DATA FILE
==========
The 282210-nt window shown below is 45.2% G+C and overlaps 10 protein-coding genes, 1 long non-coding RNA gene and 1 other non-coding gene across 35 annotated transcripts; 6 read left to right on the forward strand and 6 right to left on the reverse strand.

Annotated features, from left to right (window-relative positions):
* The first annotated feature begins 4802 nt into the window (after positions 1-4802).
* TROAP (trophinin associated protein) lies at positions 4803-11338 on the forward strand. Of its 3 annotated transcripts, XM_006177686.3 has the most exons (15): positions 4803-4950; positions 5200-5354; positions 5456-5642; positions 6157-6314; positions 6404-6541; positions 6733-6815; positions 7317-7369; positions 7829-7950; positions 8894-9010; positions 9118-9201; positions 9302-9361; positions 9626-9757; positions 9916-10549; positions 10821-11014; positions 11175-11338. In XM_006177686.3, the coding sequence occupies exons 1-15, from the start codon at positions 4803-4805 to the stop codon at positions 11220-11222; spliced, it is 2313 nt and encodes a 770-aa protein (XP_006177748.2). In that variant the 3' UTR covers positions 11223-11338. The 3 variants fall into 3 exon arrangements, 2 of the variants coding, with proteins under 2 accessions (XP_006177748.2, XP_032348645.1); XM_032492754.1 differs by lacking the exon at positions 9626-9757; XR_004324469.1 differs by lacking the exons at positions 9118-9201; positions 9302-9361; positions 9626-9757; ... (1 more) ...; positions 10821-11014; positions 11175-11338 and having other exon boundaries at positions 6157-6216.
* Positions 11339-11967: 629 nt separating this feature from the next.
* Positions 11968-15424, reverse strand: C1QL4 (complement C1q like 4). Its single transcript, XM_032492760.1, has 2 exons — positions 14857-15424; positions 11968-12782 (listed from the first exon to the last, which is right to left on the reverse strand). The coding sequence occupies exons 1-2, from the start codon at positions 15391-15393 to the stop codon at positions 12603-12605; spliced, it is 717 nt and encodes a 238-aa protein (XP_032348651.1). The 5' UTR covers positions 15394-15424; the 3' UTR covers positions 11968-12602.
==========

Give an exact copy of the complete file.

The 282210-nt window shown below is 45.2% G+C and overlaps 10 protein-coding genes, 1 long non-coding RNA gene and 1 other non-coding gene across 35 annotated transcripts; 6 read left to right on the forward strand and 6 right to left on the reverse strand.

Annotated features, from left to right (window-relative positions):
* The first annotated feature begins 4802 nt into the window (after positions 1-4802).
* TROAP (trophinin associated protein) lies at positions 4803-11338 on the forward strand. Of its 3 annotated transcripts, XM_006177686.3 has the most exons (15): positions 4803-4950; positions 5200-5354; positions 5456-5642; positions 6157-6314; positions 6404-6541; positions 6733-6815; positions 7317-7369; positions 7829-7950; positions 8894-9010; positions 9118-9201; positions 9302-9361; positions 9626-9757; positions 9916-10549; positions 10821-11014; positions 11175-11338. In XM_006177686.3, the coding sequence occupies exons 1-15, from the start codon at positions 4803-4805 to the stop codon at positions 11220-11222; spliced, it is 2313 nt and encodes a 770-aa protein (XP_006177748.2). In that variant the 3' UTR covers positions 11223-11338. The 3 variants fall into 3 exon arrangements, 2 of the variants coding, with proteins under 2 accessions (XP_006177748.2, XP_032348645.1); XM_032492754.1 differs by lacking the exon at positions 9626-9757; XR_004324469.1 differs by lacking the exons at positions 9118-9201; positions 9302-9361; positions 9626-9757; ... (1 more) ...; positions 10821-11014; positions 11175-11338 and having other exon boundaries at positions 6157-6216.
* Positions 11339-11967: 629 nt separating this feature from the next.
* Positions 11968-15424, reverse strand: C1QL4 (complement C1q like 4). Its single transcript, XM_032492760.1, has 2 exons — positions 14857-15424; positions 11968-12782 (listed from the first exon to the last, which is right to left on the reverse strand). The coding sequence occupies exons 1-2, from the start codon at positions 15391-15393 to the stop codon at positions 12603-12605; spliced, it is 717 nt and encodes a 238-aa protein (XP_032348651.1). The 5' UTR covers positions 15394-15424; the 3' UTR covers positions 11968-12602.